Governance • Open Source • Storage

How will the Open State repository be governed?

In our design, all research objects are controlled by the individuals who published them. Edits and deletions are solely managed by the works' original authors.

There are certain things like protocol updates, platform development, and data migrations which currently are controlled and managed by DeSci Labs and could affect future data availability and author eligibility into scientometric calculations used by funders. We at DeSci Labs believe no single entity should be solely in charge of long-term data availability and grant eligibility metrics. We believe with proper technical design, we can eliminate almost all forms of "vendor lock-in" or similar problems. We pledge to minimize if not completely eliminate our ability to maintain influence over the protocol in the long term. If any influence over the protocol, its data or users continues to be maintained, our plan is to transfer control and governance over any influential mechanisms to the DeSci Foundation, a non-profit in Geneva, Switzerland. The DeSci Foundation's mission is to make science better using emerging technologies, and thus should represent all major stakeholders in the scientific record, with a particular emphasis on metascientists to guide the protocol forward. Our goal is to create credible neutrality for the protocol.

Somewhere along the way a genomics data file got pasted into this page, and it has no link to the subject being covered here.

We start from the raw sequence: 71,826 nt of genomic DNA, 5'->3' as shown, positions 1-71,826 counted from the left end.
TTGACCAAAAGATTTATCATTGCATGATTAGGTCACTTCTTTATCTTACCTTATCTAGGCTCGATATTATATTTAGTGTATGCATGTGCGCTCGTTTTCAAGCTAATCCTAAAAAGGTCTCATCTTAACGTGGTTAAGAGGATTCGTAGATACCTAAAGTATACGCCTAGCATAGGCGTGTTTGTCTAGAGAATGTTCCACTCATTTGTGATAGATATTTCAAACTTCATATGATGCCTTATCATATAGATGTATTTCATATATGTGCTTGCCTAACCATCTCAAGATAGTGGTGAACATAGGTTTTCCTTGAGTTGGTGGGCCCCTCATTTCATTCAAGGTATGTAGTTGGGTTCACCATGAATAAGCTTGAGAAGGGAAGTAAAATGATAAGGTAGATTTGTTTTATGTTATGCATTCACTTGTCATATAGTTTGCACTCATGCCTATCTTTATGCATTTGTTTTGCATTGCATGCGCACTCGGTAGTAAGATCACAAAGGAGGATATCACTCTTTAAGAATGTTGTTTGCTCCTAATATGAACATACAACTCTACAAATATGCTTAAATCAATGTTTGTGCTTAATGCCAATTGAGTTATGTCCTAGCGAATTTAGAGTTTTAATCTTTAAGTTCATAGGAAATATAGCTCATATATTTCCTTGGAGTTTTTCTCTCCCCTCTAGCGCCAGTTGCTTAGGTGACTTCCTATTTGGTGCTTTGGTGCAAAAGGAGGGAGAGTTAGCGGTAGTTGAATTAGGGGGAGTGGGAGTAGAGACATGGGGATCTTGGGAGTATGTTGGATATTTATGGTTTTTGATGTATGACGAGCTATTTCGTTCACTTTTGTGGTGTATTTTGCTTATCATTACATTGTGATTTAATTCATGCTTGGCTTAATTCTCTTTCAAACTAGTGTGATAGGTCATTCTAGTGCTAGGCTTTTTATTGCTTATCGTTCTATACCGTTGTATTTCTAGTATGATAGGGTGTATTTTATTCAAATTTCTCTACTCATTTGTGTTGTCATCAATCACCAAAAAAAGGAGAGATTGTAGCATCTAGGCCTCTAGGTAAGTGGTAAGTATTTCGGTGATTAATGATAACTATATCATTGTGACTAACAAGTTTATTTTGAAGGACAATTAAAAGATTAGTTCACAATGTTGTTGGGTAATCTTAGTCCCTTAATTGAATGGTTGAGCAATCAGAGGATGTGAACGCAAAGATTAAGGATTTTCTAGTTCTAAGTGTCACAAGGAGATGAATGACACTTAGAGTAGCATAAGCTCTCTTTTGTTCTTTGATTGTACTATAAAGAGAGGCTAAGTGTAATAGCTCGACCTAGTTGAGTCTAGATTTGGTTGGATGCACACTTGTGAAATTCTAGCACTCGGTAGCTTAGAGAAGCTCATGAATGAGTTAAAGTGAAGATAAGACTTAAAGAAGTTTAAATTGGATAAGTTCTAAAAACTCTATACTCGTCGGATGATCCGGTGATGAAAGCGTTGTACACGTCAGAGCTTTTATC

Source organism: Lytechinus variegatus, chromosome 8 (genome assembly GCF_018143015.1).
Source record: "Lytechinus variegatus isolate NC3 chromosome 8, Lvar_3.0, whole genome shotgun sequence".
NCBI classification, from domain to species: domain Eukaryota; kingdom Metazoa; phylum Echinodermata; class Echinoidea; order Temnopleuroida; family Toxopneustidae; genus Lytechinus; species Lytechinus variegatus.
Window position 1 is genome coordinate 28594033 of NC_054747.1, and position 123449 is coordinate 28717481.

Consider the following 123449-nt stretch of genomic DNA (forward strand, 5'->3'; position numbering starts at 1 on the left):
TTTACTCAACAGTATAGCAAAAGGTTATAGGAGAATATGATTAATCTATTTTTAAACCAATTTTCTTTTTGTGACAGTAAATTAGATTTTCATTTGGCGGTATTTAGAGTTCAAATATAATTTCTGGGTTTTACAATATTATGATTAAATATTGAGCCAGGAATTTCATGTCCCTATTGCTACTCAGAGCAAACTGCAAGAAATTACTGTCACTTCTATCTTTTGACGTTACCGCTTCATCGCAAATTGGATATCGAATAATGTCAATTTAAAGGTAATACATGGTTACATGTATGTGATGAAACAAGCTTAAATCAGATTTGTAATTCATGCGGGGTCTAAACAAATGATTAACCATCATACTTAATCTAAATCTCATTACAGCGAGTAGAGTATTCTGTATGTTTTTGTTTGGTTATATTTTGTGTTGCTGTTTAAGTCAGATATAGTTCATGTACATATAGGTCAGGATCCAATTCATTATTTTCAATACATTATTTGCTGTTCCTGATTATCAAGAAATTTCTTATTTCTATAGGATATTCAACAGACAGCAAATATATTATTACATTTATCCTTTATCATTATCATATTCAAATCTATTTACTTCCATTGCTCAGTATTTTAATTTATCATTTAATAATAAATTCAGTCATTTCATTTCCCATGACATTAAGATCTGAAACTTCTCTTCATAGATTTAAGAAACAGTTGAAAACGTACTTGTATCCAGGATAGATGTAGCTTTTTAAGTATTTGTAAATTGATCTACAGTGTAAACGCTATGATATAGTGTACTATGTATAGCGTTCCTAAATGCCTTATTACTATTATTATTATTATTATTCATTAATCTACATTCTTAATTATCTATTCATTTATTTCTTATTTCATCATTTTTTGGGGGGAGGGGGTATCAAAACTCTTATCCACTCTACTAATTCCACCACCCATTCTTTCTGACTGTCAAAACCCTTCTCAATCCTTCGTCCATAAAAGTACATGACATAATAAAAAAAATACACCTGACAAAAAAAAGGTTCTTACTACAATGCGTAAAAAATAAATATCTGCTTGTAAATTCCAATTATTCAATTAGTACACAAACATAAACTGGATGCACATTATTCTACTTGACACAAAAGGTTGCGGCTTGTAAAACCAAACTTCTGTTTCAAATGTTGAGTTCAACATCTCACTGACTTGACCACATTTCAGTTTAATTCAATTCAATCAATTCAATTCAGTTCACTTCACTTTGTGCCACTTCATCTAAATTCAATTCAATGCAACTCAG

Is the software Open Source?

Yes! We believe Open Science is built on Open Source. You can find our releases in our GitHub

Where is data being stored?

Prior to publication, your data is privately stored on DeSci Labs cloud infrastructure, which is hosted by various cloud providers depending on market conditions such as storage costs.

Once published, your data and metadata are transferred and stored in the open state repository. Our goal is to provide the most secure, open, long term, transparent, and platform-independent storage solution for research outputs possible.

Traditional repository architecture binds the perennity of the data and metadata to the sustainability and continued existence of the operator and its legal entity.

In contrast, we are building a so-called open state repository which relies on open, peer-to-peer storage and decentralized indexing of your research object. Technically, Nodes are IPLD-compliant JSON-LD structures that form a Merkle DAG. We index the root hash of this Merkle object on a decentralized registry that provides a version-invariant PID and ties versioning rights to the creator’s digital signature.

Nodes store all content on this open state repository powered by the IPFS network and its associated incentive-layer, with at least 5 archival copies across 3 continents plus 1 “hot” copy, provided by several different storage providers which are incentivized to preserve an unaltered copy of your data and operate competitively on an open market for storage deals. This data redundancy greatly reduces the chance of valuable data getting lost and creates independence from specific storage providers.

Our vision involves decoupling the “data layer” from the “application layer” - Nodes is an interface to access this open state repository architecture. As such, Nodes inherits the fault tolerance of the underlying networks on which it is built. While Nodes and their PIDs are completely secured against content drift, malicious or unintentional, they are only immune to link rot to the extent that its underlying networks continue to operate.

In accordance with the FAIR principles, we treat metadata with redundancy of caution by storing an additional backup copy. All metadata is licensed under CC0

You can learn more about the Open State repository here.

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